BC's Auto Insurance System: Not "Perfect" But Better than Most
In response to criticism of BC’s auto insurance rates ICBC’s CEO Jon Schubert recently commented that while BC’s auto insurance system is not“perfect” it works due to it’s robust compensation rights. Jon provided the following comments:
You can travel across Canada and find a range of public and private auto insurance and diverse arguments both for and against each system. We believe our system in British Columbia works for a number of reasons. We know some provinces offer lower-priced auto insurance but we also know some others offer higher-priced auto insurance — including some with private insurance. Any discussion on insurance should be based not just on what you pay but what you get for your money. Our medical and rehab benefits, for example, are three times more than those offered in Alberta….
This is one instance where I agree with ICBC. While I won’t get into the debate about whether a system of private auto insurance is better than public insurance, one thing BC has done right is keeping a full tort system in place.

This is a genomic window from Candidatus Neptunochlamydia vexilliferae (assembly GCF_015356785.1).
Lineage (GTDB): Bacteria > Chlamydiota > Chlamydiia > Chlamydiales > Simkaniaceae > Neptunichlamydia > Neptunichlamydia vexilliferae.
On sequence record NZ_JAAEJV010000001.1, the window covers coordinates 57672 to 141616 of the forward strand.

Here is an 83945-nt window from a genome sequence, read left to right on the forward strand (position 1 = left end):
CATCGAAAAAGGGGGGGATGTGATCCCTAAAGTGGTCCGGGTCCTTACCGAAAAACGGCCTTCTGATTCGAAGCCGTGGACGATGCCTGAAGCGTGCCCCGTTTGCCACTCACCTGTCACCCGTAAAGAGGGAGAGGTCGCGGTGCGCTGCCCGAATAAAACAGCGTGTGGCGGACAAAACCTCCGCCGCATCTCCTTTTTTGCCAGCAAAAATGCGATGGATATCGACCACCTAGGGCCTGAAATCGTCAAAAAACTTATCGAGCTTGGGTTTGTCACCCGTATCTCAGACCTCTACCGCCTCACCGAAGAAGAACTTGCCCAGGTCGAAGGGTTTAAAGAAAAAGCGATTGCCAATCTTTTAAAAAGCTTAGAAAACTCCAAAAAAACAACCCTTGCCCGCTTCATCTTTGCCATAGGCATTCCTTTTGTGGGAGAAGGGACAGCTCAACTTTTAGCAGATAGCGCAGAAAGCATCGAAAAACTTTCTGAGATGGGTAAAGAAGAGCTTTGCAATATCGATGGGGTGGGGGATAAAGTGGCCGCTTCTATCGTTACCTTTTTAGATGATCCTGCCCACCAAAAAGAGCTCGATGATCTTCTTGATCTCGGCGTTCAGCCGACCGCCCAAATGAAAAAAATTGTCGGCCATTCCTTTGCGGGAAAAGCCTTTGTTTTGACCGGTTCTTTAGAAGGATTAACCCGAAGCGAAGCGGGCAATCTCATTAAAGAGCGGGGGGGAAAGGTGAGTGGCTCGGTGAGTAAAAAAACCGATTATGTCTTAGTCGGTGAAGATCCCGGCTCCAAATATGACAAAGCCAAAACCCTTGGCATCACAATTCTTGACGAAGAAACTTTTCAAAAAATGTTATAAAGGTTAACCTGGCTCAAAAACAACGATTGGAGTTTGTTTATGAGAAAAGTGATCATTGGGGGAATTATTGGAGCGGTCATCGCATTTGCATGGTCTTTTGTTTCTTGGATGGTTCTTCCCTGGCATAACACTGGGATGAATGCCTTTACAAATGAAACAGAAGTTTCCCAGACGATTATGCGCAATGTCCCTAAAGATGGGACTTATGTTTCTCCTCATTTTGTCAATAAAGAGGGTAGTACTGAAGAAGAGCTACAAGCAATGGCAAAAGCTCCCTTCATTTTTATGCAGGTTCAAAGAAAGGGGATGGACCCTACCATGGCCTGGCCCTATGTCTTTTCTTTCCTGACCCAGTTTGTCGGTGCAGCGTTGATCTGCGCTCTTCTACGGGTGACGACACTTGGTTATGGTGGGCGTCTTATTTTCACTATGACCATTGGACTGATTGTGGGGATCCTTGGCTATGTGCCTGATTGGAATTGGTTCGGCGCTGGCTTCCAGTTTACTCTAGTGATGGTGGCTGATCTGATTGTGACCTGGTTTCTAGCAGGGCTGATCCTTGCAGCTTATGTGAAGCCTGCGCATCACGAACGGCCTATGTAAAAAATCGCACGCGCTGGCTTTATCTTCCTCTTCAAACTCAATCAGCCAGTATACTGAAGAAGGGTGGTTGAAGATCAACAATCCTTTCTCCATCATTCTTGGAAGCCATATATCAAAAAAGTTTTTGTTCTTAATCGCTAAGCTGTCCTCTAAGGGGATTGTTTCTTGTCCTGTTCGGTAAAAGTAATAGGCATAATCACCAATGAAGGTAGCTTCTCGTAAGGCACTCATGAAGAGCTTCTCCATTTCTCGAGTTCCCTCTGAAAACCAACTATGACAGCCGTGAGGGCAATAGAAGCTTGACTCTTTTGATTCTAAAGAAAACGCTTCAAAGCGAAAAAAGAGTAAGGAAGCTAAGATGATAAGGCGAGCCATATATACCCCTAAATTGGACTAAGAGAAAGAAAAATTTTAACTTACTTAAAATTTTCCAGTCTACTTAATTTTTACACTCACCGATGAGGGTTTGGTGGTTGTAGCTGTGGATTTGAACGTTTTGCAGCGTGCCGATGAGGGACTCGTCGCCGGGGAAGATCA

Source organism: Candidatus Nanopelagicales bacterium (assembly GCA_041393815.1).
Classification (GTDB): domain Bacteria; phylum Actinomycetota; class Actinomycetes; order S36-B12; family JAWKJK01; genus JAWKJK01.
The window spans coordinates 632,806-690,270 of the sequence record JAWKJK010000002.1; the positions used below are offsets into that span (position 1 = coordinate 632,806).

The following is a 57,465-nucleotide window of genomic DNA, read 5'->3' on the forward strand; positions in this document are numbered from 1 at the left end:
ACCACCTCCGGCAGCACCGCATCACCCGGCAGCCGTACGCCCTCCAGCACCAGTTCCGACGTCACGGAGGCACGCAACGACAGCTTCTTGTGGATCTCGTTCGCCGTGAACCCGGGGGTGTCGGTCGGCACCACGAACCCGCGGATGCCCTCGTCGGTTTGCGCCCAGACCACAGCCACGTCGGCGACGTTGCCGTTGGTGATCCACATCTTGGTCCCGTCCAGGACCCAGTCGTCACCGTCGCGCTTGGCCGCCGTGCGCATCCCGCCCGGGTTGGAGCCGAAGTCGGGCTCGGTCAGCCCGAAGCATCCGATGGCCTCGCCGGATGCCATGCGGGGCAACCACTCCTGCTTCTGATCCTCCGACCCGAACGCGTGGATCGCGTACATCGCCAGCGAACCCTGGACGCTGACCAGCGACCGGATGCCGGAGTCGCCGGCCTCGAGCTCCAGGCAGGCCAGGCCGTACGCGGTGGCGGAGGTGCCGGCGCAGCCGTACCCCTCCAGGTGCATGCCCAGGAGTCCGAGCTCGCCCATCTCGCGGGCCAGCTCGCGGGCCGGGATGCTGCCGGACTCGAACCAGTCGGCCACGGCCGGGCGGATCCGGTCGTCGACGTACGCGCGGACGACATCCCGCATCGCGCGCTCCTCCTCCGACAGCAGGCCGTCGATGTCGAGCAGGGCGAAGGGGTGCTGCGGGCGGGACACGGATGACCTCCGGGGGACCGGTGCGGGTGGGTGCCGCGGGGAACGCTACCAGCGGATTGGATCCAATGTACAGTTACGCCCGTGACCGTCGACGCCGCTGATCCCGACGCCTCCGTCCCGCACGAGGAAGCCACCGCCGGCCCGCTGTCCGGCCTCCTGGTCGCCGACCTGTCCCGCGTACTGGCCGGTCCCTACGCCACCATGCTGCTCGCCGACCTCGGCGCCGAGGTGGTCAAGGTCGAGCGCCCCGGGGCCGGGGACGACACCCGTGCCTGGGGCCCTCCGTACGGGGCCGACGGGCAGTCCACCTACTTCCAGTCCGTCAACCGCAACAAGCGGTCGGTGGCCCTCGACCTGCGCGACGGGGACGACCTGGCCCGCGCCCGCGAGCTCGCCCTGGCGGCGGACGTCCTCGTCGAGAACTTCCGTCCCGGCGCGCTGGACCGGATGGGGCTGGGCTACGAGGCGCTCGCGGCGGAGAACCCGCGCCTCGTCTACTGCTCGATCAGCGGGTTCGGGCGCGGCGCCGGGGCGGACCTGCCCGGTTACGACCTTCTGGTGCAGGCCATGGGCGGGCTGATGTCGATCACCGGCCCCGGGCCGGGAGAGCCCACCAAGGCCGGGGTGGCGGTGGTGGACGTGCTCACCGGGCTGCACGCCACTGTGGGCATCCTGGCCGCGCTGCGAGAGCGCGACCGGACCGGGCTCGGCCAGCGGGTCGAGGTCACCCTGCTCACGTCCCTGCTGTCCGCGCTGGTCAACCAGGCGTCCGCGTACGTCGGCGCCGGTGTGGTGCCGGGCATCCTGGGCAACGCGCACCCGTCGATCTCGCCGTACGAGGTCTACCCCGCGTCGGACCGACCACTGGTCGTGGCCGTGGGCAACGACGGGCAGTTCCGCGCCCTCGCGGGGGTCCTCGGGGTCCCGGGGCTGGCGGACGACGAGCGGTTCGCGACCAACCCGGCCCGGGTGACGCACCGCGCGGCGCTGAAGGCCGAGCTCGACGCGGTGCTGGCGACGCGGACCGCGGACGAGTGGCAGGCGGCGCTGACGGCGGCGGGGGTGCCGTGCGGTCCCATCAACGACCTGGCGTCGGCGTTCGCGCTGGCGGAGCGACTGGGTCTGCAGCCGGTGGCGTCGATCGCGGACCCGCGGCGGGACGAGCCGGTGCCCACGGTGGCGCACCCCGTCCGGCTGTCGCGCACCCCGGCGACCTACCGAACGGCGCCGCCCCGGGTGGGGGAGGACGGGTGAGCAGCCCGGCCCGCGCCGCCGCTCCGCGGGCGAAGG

While other Provinces have stripped the rights of those injured to the benefit of insurance company profits, British Columbia has continued to preserve the right of victims to seek full lawful compensation when injured through the fault of other’s carelessness.
It is artificial to compare BC rates to those of other Provinces without looking behind the rates to the rights of auto-collision victims to seek compensation. As an example, if a person suffers severe soft tissue injuries in BC due to another person’s careless driving they can seek meaningful damages for pain and suffering and loss of enjoyment of life.
The same injuries have been artificially capped in Provinces such as Alberta and Nova Scotia. Ontario has also limited collision victim compensation rights and in a double blow are looking to reduce access to no-fault benefits. Other Provinces like Manitoba and Saskatchewan have gone so far as to strip collision victims of the right to to sue for damages and instead instituted a WCB-like no-fault system.
Low rates are a good thing and provided the Government does not continue to raid ICBC’s revenues there is no reason why British Columbians could not continue to enjoy competitive rates and meaningful compensation rights when injured through the fault of others.